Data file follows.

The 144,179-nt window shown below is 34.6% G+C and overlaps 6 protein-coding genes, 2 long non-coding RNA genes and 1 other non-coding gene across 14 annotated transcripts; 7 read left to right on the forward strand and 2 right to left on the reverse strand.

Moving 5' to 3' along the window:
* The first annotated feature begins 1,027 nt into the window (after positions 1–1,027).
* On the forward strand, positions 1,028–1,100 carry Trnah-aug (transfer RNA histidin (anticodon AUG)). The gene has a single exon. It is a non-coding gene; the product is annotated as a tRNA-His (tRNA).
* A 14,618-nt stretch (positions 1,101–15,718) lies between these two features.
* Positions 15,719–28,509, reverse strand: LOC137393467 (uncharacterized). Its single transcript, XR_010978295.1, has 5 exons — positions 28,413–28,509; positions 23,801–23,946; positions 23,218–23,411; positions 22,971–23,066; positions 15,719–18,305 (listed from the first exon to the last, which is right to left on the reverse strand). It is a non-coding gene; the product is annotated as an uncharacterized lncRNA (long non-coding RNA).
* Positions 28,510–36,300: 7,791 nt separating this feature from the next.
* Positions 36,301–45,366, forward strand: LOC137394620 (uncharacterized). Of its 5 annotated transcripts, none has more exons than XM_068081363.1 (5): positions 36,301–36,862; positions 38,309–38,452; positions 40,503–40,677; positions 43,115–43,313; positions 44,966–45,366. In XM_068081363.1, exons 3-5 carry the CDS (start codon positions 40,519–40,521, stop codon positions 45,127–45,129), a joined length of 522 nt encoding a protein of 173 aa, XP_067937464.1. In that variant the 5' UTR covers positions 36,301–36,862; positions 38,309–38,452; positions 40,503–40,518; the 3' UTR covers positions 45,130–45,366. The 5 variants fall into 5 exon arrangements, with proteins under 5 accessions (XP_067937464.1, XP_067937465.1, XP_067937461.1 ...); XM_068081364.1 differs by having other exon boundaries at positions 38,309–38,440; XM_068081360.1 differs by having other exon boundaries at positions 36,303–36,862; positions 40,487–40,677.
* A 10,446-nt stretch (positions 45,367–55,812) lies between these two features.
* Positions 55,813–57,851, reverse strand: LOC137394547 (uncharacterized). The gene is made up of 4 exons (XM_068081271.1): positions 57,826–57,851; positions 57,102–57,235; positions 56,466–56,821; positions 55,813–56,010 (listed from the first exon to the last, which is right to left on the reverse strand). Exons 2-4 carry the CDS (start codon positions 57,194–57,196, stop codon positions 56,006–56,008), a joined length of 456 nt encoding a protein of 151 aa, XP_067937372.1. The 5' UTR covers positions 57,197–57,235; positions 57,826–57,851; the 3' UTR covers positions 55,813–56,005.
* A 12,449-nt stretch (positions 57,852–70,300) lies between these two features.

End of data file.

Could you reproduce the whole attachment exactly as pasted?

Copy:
The 144,179-nt window shown below is 34.6% G+C and overlaps 6 protein-coding genes, 2 long non-coding RNA genes and 1 other non-coding gene across 14 annotated transcripts; 7 read left to right on the forward strand and 2 right to left on the reverse strand.

Moving 5' to 3' along the window:
* The first annotated feature begins 1,027 nt into the window (after positions 1–1,027).
* On the forward strand, positions 1,028–1,100 carry Trnah-aug (transfer RNA histidin (anticodon AUG)). The gene has a single exon. It is a non-coding gene; the product is annotated as a tRNA-His (tRNA).
* A 14,618-nt stretch (positions 1,101–15,718) lies between these two features.
* Positions 15,719–28,509, reverse strand: LOC137393467 (uncharacterized). Its single transcript, XR_010978295.1, has 5 exons — positions 28,413–28,509; positions 23,801–23,946; positions 23,218–23,411; positions 22,971–23,066; positions 15,719–18,305 (listed from the first exon to the last, which is right to left on the reverse strand). It is a non-coding gene; the product is annotated as an uncharacterized lncRNA (long non-coding RNA).
* Positions 28,510–36,300: 7,791 nt separating this feature from the next.
* Positions 36,301–45,366, forward strand: LOC137394620 (uncharacterized). Of its 5 annotated transcripts, none has more exons than XM_068081363.1 (5): positions 36,301–36,862; positions 38,309–38,452; positions 40,503–40,677; positions 43,115–43,313; positions 44,966–45,366. In XM_068081363.1, exons 3-5 carry the CDS (start codon positions 40,519–40,521, stop codon positions 45,127–45,129), a joined length of 522 nt encoding a protein of 173 aa, XP_067937464.1. In that variant the 5' UTR covers positions 36,301–36,862; positions 38,309–38,452; positions 40,503–40,518; the 3' UTR covers positions 45,130–45,366. The 5 variants fall into 5 exon arrangements, with proteins under 5 accessions (XP_067937464.1, XP_067937465.1, XP_067937461.1 ...); XM_068081364.1 differs by having other exon boundaries at positions 38,309–38,440; XM_068081360.1 differs by having other exon boundaries at positions 36,303–36,862; positions 40,487–40,677.
* A 10,446-nt stretch (positions 45,367–55,812) lies between these two features.
* Positions 55,813–57,851, reverse strand: LOC137394547 (uncharacterized). The gene is made up of 4 exons (XM_068081271.1): positions 57,826–57,851; positions 57,102–57,235; positions 56,466–56,821; positions 55,813–56,010 (listed from the first exon to the last, which is right to left on the reverse strand). Exons 2-4 carry the CDS (start codon positions 57,194–57,196, stop codon positions 56,006–56,008), a joined length of 456 nt encoding a protein of 151 aa, XP_067937372.1. The 5' UTR covers positions 57,197–57,235; positions 57,826–57,851; the 3' UTR covers positions 55,813–56,005.
* A 12,449-nt stretch (positions 57,852–70,300) lies between these two features.